At this time I'm in my 19th week.  I'm due June 30th and will begin my third trimester as we *hopefully* start spring break.  My last day of school is June 22nd, so it will be fun to see what happens there.  I'm having a boy!  My husband and I are beyond excited, and enjoying the uninterrupted sleep when we do have it. 

I vlogged my experience as a teacher through my first trimester, and will continue to vlog through my second and third trimesters.

4.  My Classroom Management 
I saved this one for last because I am still working through this change.  I thought classroom management was one of those things that once you had it under your belt, you were done.  Not so much.  This year I learned that your classroom management techniques/style will continue to evolve with you.  One thing is guaranteed to change each year - your students.  My students this year are drastically different from the students I've had in the past.  In my Geometry classes, specifically, the boys outnumber the girls 2 to 1.  As I'm sure you can imagine, it makes my classes unusually difficult to manage compared to the years where my numbers are more even.  It is February, and I am still trying to adapt and find something that works long-term.

To add to my difficulty, I have been suffering from pregnancy congestion since we've returned from winter break.  (Fun fact:  Pregnant ladies don't get antibiotics.)  I've had a persistent cough and sometimes stuffy/runny nose.  This means that I've also had varying degrees of a sore throat and voice loss.  I still cannot use my teacher voice.  The bright side is I have no excuse to not work on talking less, which is a goal I've had for awhile. 

I currently have some solutions to try out for the next week.  Once I find something worth sharing, I will write a follow-up blog post.

Wednesday, January 3, 2018

Class Goals Poster

This year I decided to try something new regarding my class rules.  One piece of advice you always receive is to state rules positively, as in "do this," rather than "do not do that."  So instead of having class "rules" I decided to try class "goals."  I explained to students that these are the things we strive for in class every day (but we understand that some days we just aren't there).

All of this is coming from the 40 Hour Teacher Workweek Club.  I take no credit for the goals I am using (they all came from the club), but I do take credit for the signs that I am sharing in this post.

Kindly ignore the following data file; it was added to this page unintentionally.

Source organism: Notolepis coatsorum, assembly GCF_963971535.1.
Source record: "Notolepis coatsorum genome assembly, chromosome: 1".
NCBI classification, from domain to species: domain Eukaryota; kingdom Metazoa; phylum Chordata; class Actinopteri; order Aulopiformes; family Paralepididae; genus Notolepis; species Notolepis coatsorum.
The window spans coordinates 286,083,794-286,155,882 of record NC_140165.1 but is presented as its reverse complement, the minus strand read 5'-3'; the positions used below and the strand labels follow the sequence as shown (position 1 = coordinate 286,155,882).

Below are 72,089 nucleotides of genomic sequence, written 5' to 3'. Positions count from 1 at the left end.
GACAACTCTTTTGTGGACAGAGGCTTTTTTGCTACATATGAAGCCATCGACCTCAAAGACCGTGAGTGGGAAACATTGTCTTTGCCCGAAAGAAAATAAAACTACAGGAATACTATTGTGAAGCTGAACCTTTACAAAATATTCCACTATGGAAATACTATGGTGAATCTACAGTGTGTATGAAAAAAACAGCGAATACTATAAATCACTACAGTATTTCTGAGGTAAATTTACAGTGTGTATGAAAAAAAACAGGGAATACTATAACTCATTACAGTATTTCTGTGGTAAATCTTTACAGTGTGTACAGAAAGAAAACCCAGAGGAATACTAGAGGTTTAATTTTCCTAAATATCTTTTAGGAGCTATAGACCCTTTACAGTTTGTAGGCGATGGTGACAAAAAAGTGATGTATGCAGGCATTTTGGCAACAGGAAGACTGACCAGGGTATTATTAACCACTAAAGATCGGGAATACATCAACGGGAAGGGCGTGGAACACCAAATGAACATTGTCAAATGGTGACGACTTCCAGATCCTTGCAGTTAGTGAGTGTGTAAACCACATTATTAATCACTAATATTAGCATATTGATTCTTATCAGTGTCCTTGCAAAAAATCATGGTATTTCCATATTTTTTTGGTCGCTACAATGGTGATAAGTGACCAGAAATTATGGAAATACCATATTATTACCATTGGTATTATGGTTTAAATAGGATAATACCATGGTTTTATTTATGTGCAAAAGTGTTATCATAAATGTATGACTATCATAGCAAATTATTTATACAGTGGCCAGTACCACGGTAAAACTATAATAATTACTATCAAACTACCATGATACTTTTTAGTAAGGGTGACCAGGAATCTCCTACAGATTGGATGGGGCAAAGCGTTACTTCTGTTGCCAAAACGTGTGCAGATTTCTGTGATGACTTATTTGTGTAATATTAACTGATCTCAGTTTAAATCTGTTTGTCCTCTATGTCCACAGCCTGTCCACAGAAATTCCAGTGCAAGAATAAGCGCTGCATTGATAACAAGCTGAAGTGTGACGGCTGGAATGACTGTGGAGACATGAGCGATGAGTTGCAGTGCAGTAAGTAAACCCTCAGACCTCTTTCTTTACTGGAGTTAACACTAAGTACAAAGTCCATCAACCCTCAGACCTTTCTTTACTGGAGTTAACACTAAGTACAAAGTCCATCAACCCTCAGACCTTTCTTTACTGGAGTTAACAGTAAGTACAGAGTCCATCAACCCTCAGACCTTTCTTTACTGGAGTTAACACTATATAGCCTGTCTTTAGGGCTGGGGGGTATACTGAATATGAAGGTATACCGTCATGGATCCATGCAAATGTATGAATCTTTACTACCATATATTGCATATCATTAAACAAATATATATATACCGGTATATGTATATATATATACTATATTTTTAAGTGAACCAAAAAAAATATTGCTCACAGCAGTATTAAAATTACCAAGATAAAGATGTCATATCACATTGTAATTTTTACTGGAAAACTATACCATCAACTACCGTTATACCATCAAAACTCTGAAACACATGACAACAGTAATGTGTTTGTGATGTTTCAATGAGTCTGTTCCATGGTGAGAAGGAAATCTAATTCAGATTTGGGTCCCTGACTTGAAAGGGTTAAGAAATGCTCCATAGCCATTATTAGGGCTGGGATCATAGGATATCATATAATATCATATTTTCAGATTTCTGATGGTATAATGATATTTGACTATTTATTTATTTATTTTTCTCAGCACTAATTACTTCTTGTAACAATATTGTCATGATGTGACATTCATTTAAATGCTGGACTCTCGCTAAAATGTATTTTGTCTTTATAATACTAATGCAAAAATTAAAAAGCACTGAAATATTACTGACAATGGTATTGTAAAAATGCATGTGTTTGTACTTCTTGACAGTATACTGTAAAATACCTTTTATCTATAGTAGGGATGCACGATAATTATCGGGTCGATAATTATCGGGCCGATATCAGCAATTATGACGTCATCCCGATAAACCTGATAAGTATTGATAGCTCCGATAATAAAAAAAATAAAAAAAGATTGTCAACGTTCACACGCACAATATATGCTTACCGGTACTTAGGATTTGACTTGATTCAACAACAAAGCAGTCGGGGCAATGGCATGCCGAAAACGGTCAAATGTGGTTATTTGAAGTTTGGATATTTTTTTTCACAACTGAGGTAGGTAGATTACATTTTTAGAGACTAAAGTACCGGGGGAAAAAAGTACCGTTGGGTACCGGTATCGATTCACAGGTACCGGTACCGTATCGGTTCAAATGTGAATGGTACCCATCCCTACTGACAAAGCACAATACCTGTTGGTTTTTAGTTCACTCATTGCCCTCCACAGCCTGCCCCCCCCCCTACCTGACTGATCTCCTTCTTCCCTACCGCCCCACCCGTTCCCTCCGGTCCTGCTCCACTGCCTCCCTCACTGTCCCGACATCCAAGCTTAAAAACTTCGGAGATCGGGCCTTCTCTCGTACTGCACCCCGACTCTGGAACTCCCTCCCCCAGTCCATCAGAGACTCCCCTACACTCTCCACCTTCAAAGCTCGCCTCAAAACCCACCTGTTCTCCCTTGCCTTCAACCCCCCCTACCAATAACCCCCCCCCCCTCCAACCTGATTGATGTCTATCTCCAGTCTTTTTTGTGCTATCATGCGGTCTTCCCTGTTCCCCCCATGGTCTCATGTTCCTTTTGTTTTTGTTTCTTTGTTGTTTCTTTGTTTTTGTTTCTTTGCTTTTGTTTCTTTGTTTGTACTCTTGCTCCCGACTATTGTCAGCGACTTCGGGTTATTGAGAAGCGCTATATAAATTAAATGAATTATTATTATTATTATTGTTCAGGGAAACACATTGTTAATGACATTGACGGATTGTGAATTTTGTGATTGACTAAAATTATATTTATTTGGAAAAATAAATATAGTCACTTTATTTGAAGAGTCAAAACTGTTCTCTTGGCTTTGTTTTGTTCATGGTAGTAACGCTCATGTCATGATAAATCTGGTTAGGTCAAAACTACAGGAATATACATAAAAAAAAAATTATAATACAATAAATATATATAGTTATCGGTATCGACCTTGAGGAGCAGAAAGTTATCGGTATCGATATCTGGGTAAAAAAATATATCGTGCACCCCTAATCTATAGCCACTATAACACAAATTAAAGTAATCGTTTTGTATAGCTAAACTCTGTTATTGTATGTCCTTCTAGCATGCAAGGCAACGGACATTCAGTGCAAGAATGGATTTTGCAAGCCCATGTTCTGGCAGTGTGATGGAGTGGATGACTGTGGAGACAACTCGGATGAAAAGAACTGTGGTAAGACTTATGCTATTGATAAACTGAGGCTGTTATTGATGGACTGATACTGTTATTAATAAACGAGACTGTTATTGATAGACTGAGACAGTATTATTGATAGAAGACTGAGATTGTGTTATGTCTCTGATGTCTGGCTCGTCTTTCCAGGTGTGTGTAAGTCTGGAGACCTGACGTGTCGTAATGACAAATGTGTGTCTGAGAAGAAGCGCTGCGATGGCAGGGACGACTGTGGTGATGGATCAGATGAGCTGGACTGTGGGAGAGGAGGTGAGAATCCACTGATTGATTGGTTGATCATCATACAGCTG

The goals are:
Listen with your full attention
Enter the room prepared and ready to learn
Always give your best effort on all your work
Respect yourself, others, and materials in the classroom
No excuses

Download your free copy here!

Sunday, December 31, 2017

My 40 HTWC Experience

As of yesterday, I am officially a graduate of the 40 Hour Teacher Workweek  Club.  The club is a big investment, and I've heard from other teachers interested in the club, but not sure if the club is worth the money.  I can not definitively say if the club will work for you or not, but I can share my experience of the past year.

In November, I shared a video of my experience on my YouTube channel.  Initially, I wanted to write out a post for my blog, but since it's still winter break, I'd rather add an update and spend the time with my family.  Here's the link to my video:

Now that it is winter break, and my year is complete, I was able to accomplish something I never thought possible.  For the first time in my 6 years of teaching, I was able to do nothing work related over winter break.  I put in the work the week prior to break.  I have a routine that I previously blogged about in place that keeps me a week ahead.  I forced myself to maintain this routine despite everything else going on, I used a to do list from the club to organize my week, I was able to accept a minimum viable product (a good, not perfect project outline), and I even completed my household chores.  With the club, I was encouraged to try to reach this goal because I saw other teachers share their successes.  I'm empowered to give this strategy a try again this up-coming school week.  I hope that I can begin to take my weekends back.

The 40 Hour Teacher Workweek Club is accepting new members now through January 9th.  If the experience that I shared helped you decide to join, please include my name in your referral information - Brianne Beebe; email:

**This post is NOT sponsored.  All thoughts and opinions shared in the video and in this post are my own.